Train your employees on how to browse the internet safely

5 minutes reading

Many employees will have access to work-related apps and files on their personal devices, possibly because their company encourages a BYOD (Bring Your Own Devices) policy, for example. Therefore, following certain security measures to protect themselves and their employers safe. How can you make that happen? Here are a few handy tips that you can teach your employees.

1. Encourage employees to follow basic principles of online safety

Promote these security habits that are easy to manage and sustainable long-term:

  • Use secure passwords.
  • Use a different password for each of your accounts.
  • Store passwords in a reliable password manager
  • Add an additional layer of security by using multi-factor authentication (MFA).
  • Avoid sharing too much personal, work-related, or sensitive information on social media.
  • Be mindful that not all downloads are safe, and some may contain malware.
  • If possible, avoid connecting to public Wi-Fi networks, primarily if a password does not protect them and you are not using a VPN.
  • Keep all software, apps, and internet browser updated.

2. Educate employees about the most common online threats

What are some common threats your employees may encounter while browsing the internet?


Phishing and other social engineering attacks: As you know, there are many social engineering attacks employees may come across, most of which rely primarily on human error. Phishing continues to be the one that is most frequently used. In this case, knowledge definitely is power, so help your employees Get to know various social engineering attacks. And, of course, encourage your employees to contact you if they encounter anything suspicious.

Malicious plug-ins: Your employees may want to upgrade their browser by downloading one or more accessible plug-ins. But before they do so, remind them that some plug-ins can be used to collect your data or install malware on your device. Thus, inform all staff to opt for verified plug-ins. 

DNS poisoning: When an employee writes a website’s name into their search bar, a domain name system (DNS) “translates” it into an IP address to redirect them to the page. Unfortunately, hackers can alter some pages’ DNS, so they could be taken to a malicious website. Reliable security solutions, such as ESET PROTECT Advanced can help prevent attacks like this.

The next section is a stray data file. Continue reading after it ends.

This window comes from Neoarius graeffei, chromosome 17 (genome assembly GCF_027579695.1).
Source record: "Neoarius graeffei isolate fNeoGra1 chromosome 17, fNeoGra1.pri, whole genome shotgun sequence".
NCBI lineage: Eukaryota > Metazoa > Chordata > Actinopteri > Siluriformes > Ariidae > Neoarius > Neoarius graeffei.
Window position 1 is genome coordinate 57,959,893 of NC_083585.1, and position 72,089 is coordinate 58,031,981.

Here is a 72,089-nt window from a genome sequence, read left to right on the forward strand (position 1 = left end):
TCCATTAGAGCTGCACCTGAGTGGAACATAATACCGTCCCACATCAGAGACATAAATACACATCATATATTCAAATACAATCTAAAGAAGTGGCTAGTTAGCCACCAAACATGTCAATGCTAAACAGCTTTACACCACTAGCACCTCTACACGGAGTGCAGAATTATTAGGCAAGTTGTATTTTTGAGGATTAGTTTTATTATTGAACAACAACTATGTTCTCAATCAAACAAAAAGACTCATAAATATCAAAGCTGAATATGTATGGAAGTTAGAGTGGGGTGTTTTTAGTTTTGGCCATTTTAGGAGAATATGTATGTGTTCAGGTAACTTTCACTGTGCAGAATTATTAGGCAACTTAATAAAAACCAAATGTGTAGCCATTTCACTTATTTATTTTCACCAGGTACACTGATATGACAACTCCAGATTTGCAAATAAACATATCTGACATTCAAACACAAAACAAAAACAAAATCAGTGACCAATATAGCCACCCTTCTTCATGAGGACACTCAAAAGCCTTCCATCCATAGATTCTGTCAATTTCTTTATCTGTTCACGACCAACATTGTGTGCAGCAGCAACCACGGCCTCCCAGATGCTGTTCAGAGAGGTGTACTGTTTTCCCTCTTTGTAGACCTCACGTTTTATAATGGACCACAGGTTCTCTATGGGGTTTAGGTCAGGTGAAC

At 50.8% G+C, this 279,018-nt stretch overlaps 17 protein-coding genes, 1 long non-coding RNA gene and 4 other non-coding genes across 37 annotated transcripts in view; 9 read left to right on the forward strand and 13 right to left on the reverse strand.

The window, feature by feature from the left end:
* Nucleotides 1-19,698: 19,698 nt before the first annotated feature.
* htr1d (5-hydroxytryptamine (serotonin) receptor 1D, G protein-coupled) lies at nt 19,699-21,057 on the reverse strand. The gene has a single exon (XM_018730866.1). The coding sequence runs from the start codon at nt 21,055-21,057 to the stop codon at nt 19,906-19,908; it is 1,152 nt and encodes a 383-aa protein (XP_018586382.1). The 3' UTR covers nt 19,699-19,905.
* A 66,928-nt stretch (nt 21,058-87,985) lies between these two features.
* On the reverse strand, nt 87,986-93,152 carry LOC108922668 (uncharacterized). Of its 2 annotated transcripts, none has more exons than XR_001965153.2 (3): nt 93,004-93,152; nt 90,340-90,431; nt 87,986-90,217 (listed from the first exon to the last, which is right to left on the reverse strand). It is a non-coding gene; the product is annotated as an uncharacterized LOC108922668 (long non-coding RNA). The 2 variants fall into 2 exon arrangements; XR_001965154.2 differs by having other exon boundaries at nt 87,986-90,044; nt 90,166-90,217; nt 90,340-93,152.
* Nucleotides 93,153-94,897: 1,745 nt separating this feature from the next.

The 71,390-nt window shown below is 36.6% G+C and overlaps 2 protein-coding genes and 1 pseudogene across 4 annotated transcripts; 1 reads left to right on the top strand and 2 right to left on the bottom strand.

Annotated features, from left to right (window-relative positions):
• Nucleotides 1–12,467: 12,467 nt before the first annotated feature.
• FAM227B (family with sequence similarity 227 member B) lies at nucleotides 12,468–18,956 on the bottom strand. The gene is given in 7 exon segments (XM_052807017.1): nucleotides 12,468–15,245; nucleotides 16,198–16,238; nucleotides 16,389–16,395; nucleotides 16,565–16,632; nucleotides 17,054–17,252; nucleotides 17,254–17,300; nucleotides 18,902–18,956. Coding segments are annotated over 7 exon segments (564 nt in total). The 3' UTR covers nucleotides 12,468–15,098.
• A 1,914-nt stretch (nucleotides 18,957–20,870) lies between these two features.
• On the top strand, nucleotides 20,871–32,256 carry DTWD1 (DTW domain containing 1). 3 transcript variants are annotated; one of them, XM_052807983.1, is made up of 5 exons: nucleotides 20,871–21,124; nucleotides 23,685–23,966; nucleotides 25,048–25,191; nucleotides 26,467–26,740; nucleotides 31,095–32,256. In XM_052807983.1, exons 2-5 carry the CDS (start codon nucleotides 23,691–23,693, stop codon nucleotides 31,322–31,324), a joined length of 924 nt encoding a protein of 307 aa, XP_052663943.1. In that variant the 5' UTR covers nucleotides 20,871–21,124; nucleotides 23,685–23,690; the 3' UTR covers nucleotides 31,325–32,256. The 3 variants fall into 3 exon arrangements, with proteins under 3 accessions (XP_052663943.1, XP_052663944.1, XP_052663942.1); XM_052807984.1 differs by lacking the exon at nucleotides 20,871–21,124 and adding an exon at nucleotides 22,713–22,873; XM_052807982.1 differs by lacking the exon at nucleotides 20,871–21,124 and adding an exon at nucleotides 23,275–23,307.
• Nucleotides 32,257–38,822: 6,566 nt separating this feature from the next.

Man-in-the-middle attacks: As cybercriminals can position themselves between two parties – such as the website and the user – to collect sensitive data or install their software on the user’s device, employees should always follow basic security principles while connecting to Wi-Fi. Warn your employees that this is a particularly common attack while connecting to public Wi-Fi. 

Malicious links: Apart from being careful about what they download, employees should always be cautious when clicking on any links. Malicious links can present themselves as seemingly legitimate (while often hardly believable) ads. Once clicked, criminals may install malware on their computers or take them to a malicious site. Employees must remain vigilant, avoiding unknown links or suspicious-looking pages.

3. Help employees to recognise dangerous websites

Here are some tips for you to directly share with employees to help keep them safe while navigating the internet:

Look for misspelt URLs and ambiguous characters. Have you ever heard about homoglyph or homograph attacks? Cybercriminals may create a page with a name similar to another site, and the change is often difficult to uncover.

Homoglyph attack

Can you spot the difference between “Linkedln” and “LinkedIn”? While the latter refers to the well-known social media site, the former includes a lowercase “L” instead of a capital “I”. This trick may lead you to a malicious site if registered by hackers.

Typosquatting is a similar type of attack employees need to be aware of that uses typos in the name. Some websites have bought other domains to protect users from fighting this issue. For instance, you can access Google both through and To avoid falling victim to typosquatting or homoglyph attacks, encourage employees to check links and website names carefully, especially if visiting a page where they may need to fill in login details.

Check the website online. Google, for instance, offers a Safe Browsing site status, where you can enter a link, and the tool will analyse the address. You can also use VirusTotal’s URL checker or the page, which should give you more information on the site’s owner or registration date. 

Look for the privacy policy and contact information. If you’ve entered a site and are uncertain whether it is legitimate, look for the attributes that secure pages usually have.

Don’t view HTTPS as a clear sign of security. If a website has an HTTPS protocol, it only means that the communication between the site and the user’s browser is encrypted. It gives us no information on the legitimacy or security of the actual site – even hackers can obtain an SSL/TLS certificate. If you want to learn more about the HTTPS protocol, you can check the agency that issued the certificate by clicking the padlock icon in the browser’s address box. If the agency is trustworthy, the site you are on is probably safe.

Trust your gut. If a website looks suspicious to you – for instance, because it is filled with links and ads popping up every second – believe your instincts and leave the page.

4. Use a reliable digital security solution

If you want to protect your employees, even in their free time, count on reliable security solutions like ESET PROTECT Advanced. It can scan a website and look for potential dangers or compare a page to a blacklist of known dangerous sites. With a good solution, you can enjoy the benefits of the online world to the fullest.

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